Klune, TJ. “Burn (Book One of the Elementally Involved Series)”, Dreamspinner Press, 2012.
Betrayal and Redemption—A New Series Begins
I have been noticing that several authors have begun writing series and this is good news because we get to have some of our favorite characters stick around a little longer. TJ Klune who won me over with his first book, “Bear, Otter and the Kid” last year is now giving us his Elementally Involved series which he sets in a world like the one we live in. Using the themes of betrayal and redemption, he asks us to consider the question of how far one can go to save those that he loves. Our main character, Felix Paracel killed his mother by fire and went into hiding for fear of being used, You see, he has strange powers—fire and wind—and he does not want to be exploited. However, he meets Findo Unum (known as the Split One) whose coming has been predicted for many, many years. We are in a place known as the Elemental World and when Felix arrives there is great happiness even though he brings a coming darkness with him.
The theme of the book is about the concept of “us” (the other) and “them” (society as it is). How easy or how hard is it for these two groups to live together in harmony? Life is based upon the choices we make and taking chances is necessary in order to live. He choices that we make are what propel us forward (or backwards). I love that Klune actually took the chance to write this book and it proves that he is a very brave man. Because the book hits so close to home, it is very difficult to review. It takes imagination to write something like this and for me, at least, he totally succeeds. He had to spend time building a background and a world and hen he welcomes us into it.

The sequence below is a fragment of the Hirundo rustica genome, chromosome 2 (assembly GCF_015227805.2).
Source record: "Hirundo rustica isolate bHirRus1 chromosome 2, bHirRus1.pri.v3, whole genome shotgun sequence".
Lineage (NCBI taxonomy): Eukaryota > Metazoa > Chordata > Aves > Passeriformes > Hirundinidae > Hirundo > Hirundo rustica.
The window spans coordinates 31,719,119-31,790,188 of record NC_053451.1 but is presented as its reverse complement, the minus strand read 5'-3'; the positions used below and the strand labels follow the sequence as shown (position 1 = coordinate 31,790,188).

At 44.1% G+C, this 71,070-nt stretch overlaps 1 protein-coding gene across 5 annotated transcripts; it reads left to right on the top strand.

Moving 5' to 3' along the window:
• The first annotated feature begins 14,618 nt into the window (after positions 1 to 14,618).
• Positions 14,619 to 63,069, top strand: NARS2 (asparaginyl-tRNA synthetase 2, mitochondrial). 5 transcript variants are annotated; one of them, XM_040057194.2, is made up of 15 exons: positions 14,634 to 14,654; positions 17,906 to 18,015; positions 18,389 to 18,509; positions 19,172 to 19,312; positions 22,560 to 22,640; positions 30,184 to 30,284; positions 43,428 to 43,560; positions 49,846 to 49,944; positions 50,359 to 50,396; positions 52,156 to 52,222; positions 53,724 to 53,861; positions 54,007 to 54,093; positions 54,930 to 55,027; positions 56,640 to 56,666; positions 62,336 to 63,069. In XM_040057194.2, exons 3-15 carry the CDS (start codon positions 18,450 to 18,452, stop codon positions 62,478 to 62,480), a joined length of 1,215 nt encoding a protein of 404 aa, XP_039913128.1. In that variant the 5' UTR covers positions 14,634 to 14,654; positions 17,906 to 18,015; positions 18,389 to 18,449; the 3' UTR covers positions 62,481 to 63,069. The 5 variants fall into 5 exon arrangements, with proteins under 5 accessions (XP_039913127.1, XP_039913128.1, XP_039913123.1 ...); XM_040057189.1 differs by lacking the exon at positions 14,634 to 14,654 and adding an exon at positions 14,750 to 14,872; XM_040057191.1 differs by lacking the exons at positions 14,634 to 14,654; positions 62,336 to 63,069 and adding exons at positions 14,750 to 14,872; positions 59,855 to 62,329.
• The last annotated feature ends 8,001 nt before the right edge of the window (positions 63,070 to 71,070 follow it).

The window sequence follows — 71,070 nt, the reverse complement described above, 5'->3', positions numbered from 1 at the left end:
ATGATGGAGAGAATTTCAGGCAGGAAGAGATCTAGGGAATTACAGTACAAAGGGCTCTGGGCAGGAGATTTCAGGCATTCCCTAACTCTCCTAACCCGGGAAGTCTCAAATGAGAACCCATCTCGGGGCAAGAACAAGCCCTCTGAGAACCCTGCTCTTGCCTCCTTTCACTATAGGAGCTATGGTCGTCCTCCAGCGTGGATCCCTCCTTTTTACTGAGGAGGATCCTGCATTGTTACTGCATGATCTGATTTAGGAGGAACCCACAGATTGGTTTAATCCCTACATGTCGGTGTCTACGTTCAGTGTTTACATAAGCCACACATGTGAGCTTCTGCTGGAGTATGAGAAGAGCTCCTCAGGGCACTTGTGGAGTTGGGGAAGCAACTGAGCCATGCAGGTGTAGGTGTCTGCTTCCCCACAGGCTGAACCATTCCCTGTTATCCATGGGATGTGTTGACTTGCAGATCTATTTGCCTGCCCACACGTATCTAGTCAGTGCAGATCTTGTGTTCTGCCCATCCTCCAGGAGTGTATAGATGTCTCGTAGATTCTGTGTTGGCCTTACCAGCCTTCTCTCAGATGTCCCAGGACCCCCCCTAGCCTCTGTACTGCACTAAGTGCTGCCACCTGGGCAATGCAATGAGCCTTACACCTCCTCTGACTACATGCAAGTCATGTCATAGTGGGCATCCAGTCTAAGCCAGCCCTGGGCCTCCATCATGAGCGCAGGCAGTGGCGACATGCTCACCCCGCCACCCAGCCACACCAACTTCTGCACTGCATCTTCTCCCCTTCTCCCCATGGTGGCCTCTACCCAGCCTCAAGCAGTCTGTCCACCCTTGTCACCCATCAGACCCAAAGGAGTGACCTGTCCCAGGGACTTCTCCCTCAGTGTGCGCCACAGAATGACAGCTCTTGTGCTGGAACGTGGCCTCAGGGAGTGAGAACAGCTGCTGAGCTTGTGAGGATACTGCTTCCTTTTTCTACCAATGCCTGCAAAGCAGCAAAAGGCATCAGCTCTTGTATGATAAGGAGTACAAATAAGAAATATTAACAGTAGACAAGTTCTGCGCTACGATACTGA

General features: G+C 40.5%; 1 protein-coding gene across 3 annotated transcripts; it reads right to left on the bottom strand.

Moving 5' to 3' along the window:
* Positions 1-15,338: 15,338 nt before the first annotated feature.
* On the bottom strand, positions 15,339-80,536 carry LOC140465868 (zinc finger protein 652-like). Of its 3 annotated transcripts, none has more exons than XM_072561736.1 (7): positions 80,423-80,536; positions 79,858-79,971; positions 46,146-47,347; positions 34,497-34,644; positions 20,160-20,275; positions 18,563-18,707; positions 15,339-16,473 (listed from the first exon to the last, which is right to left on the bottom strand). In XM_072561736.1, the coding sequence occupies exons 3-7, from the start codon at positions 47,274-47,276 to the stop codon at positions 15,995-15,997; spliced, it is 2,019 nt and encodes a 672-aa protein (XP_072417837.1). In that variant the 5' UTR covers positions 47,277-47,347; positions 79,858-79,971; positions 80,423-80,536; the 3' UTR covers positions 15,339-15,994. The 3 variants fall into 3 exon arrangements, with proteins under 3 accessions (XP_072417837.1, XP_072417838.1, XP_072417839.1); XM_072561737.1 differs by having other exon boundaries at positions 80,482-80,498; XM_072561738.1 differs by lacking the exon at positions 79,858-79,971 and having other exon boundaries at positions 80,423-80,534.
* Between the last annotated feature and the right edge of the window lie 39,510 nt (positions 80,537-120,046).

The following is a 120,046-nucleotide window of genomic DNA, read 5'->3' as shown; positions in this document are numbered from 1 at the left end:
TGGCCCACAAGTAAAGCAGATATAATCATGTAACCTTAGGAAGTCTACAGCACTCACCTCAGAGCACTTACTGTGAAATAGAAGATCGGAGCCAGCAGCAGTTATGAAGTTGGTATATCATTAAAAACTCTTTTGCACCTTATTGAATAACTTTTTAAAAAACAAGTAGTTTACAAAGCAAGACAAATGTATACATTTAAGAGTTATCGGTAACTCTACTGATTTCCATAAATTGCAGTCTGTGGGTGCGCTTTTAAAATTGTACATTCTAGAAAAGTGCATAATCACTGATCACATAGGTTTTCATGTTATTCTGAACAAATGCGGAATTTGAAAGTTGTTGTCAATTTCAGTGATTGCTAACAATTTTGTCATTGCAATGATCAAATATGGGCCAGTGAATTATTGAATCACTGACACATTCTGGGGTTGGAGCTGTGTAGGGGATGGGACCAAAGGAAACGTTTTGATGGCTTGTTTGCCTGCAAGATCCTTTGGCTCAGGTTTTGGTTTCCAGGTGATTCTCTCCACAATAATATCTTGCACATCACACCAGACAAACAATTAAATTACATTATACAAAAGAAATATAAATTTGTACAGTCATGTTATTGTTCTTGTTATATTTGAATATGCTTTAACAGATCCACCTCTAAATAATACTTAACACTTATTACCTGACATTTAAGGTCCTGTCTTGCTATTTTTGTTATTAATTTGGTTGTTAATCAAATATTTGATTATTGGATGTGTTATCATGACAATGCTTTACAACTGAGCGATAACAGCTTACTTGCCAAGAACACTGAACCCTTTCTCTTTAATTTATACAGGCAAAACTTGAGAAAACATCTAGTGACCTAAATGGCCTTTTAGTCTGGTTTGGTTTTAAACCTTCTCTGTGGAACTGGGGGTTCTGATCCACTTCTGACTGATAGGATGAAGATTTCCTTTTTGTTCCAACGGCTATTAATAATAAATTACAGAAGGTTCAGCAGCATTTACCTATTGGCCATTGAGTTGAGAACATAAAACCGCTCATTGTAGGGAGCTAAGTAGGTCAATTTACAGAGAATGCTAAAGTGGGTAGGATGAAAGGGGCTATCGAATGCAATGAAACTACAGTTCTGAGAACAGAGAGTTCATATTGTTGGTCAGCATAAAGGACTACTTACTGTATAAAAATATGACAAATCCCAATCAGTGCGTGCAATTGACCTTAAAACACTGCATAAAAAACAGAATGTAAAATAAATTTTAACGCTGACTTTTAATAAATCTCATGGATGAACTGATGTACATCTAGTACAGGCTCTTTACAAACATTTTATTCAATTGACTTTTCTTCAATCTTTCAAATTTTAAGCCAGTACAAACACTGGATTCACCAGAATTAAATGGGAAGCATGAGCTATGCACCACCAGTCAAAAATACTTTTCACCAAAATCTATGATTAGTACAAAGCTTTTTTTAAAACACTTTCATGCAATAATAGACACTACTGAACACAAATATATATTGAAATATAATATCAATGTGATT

Felix tells the story and we get to know him through his narrative. He is also the hero of the story yet he has his tragic flaws, doubts and fears. He is not completely honest and while he is not totally human he comes across having human emotions. His partner, Seven, is a dreamboat and he loves Felix.
There is a lot of action in the story and Klune has constructed them beautifully. Klune’s writing is maturing and if he keeps up this pace, I think he is a voice to be reckoned with. There is a great deal in the book to like and Klune is to be commended for writing a book that can be read on several layers.